An artist's illustration of a large asteroid headed for Earth.
This diagram illustrates the differences between orbits of a typical near-Earth asteroid (blue) and a potentially hazardous asteroid, or PHA (orange). PHAs have the closest orbits to Earth's orbit, coming within 5 million miles (about 8 million kilometers), and they are large enough to survive passage through Earth's atmosphere and cause significant damage.
This chart illustrates how infrared is used to more accurately determine an asteroid's size.
This radar image of asteroid 2005 YU55 was obtained on Nov. 7, 2011, at 11:45 a.m. PST (2:45 p.m. EST/1945 UTC), when the space rock was at 3.6 lunar distances, which is about 860,000 miles, or 1.38 million kilometers, from Earth.
This still from a NASA animation by Jon Giorgini of the Jet Propulsion Laboratory shows the trajectory of asteroid 2005 YU55 as it passes between Earth and the moon on Nov. 8, 2011.
This radar image of potentially hazardous asteroid 1999 RQ36 — the target of NASA's Osiris-Rex sample-return mission — was obtained by NASA's Deep Space Network antenna in Goldstone, Calif. on Sept 23, 1999.
An artist's illustration of asteroid Apophis near Earth. The asteroid will fly extremely close to Earth in 2029, and then again in 2036, but poses no threat of hitting the planet either time.
ESA’s Herschel Space Observatory captured asteroid Apophis in its field of view during the approach to Earth on January, 5-6, 2013. This image shows the asteroid in Herschel’s three PACS wavelengths: 70, 100 and 160 microns.
The orbit of asteroid 2011 AG5 carries it beyond the orbit of Mars and as close to the sun as halfway between Earth and Venus.
Minor planet 6344 P-L (=2007 RR9) among the stars on October 3, 2007. This is currently still a faint object, recorded in 3-minute exposures tracked on the target object by Paulo Holvorcem of Brazil, remotely using the 0.35-m telescope at Tenagra Observatory in Western Australia (at Shenton Park, near Perth) operated by Paul Luckas.
NEOWISE survey has found that more potentially hazardous asteroids, or PHAs, are closely aligned with the plane of our solar system than previous models suggested. PHAs are the subset of near-Earth asteroids (NEAs) with the closest orbits to Earth's orbit, coming within 5 million miles (about 8 million kilometers).
NASA's NEOWISE asteroid survey indicates that there are at least 40 percent fewer near-Earth asteroids in total that are larger than 330 feet, or 100 meters. NASA used its WISE infrared space telescope to make the find.
The asteroid 2012 KP24 flew past Earth on May 28, 2012. While the space rock passed within the moon's orbit, it did not pose any danger to the planet.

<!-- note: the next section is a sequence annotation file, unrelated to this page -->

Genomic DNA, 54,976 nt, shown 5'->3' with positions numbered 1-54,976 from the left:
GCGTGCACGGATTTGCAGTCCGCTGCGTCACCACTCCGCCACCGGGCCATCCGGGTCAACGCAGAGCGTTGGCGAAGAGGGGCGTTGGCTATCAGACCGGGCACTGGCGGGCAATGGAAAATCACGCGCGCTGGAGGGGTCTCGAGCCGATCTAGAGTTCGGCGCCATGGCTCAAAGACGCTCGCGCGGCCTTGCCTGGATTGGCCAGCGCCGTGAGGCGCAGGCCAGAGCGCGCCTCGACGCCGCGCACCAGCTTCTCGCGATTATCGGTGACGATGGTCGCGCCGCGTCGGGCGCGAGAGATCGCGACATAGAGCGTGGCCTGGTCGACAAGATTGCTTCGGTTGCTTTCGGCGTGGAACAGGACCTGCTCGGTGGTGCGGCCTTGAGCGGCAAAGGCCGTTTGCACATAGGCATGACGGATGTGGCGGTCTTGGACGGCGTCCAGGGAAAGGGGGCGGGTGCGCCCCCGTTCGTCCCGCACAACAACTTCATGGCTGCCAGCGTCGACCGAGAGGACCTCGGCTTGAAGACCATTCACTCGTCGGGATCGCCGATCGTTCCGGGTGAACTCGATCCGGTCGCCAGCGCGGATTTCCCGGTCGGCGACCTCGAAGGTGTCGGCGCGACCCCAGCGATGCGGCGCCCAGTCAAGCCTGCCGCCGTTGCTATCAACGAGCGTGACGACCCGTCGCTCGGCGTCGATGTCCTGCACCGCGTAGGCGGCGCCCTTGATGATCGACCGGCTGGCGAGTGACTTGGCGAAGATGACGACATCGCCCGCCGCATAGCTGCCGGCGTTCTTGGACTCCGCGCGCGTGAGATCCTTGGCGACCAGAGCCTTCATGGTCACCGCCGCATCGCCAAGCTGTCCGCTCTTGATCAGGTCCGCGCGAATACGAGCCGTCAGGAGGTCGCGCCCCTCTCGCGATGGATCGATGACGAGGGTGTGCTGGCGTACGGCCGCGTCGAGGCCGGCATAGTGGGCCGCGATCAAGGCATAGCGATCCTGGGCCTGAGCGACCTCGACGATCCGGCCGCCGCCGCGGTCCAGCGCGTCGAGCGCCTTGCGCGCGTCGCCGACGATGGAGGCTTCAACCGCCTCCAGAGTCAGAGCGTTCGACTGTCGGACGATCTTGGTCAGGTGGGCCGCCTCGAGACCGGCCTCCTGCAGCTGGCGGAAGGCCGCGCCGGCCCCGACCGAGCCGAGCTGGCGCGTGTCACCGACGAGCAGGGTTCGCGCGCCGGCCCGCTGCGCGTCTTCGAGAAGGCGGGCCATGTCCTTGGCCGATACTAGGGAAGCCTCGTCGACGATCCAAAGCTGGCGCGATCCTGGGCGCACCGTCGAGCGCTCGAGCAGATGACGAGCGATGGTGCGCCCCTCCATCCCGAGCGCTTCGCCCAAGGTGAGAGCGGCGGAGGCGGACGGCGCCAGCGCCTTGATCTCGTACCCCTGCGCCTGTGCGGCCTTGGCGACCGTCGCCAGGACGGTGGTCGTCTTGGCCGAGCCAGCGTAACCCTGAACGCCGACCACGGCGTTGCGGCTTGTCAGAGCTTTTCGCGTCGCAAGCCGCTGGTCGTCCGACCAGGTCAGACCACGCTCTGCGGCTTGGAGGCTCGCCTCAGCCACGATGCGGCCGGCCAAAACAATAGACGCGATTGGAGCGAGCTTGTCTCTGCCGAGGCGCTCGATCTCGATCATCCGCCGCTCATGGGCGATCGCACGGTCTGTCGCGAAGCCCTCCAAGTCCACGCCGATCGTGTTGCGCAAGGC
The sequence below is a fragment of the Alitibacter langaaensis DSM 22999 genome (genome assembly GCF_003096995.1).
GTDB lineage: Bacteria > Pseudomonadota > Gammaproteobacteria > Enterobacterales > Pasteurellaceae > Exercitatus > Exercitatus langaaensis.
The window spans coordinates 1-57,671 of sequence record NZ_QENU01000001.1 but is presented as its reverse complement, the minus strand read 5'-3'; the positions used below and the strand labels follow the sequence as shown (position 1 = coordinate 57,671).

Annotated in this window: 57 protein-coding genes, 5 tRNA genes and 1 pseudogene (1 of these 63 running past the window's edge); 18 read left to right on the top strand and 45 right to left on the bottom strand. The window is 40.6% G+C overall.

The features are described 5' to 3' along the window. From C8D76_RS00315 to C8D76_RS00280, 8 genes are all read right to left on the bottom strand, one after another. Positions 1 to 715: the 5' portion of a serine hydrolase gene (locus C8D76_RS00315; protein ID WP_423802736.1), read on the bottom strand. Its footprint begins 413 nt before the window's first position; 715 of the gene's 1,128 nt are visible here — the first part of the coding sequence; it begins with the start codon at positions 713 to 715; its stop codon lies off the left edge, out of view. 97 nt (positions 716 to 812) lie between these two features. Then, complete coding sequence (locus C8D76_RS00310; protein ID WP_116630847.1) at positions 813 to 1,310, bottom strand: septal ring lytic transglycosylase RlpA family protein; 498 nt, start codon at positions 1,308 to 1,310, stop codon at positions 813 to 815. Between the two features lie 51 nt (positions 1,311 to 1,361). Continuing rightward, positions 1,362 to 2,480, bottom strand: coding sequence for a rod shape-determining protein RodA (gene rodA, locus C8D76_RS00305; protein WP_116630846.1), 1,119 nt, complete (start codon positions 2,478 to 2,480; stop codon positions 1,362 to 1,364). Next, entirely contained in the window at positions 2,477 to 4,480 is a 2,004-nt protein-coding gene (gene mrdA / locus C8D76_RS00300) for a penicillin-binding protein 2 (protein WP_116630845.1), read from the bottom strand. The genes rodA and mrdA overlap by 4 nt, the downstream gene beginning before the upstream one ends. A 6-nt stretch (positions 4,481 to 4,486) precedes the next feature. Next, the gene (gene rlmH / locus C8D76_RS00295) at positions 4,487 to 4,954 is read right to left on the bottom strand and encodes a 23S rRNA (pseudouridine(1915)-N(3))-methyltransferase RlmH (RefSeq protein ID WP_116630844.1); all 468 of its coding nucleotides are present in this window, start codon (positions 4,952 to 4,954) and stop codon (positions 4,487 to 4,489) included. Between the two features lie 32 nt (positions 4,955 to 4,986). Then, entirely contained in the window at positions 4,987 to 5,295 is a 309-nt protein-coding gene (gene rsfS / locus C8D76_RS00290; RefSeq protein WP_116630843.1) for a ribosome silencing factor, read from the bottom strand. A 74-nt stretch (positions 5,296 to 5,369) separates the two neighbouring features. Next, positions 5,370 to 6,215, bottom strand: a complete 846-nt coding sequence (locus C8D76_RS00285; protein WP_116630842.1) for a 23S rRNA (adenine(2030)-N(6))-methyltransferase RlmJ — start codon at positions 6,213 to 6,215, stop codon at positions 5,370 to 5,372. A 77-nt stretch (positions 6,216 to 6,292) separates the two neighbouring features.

An artist's illustration of an asteroid flying near Earth.
This NASA diagram shows the orbit of newfound asteroid 2011 SM173, which flew within 180,000 miles of Earth on Sept. 30, 2011. The asteroid was discovered a day earlier on Sept. 29.
An object entered the atmosphere over the Urals early in the morning of Feb. 15, 2013. The fireball exploded above Chelyabinsk city, and the resulting overpressure caused damage to buildings and injuries to hundreds of people. This photo was taken by Alex Alishevskikh from about a minute after noticing the blast.
This video still image shows damage created by the meteor that exploded over the Chelyabinsk region of Russia on Feb. 15, 2013.
The Tunguska explosion flattened some 500,000 acres of Siberian forest on June 30, 1908. This image is from the Leonid Kulik expedition in 1927.
A 130-foot-meteor created the mile-wide Meteor Crater in Arizona. The comet proposed to have impacted life in North America was significantly larger, but no crater indicating its collision has been found.
Astronaut Clayton C. Anderson tweeted this picture from space, a view of Aorounga Impact Crater, southeast of of Emi Koussi volcano in Chad.
Landsat image (color composite) of the newfound Kebira Crater in the Western Desert of Egypt at the border with Libya. The outer rim of the crater is about 19 miles (31 km) in diameter. Image courtesy of Boston University Center for Remote Sensing
Artist’s impression of a 6-mile-wide asteroid striking the Earth. Scientists think approximately 70 of these dinosaur killer-sized or larger asteroids hit Earth between 3.8 and 1.8 billion years ago.
An artist rendering of a space rock streaking toward Earth. Most experts think an impact off the Yucatan Peninsula 65 million years ago was the primary cause of the dinosaur demise. Others think volcanism and climate change may have played a role. A new and controversial idea suggests there was another, larger impact in India that was responsible.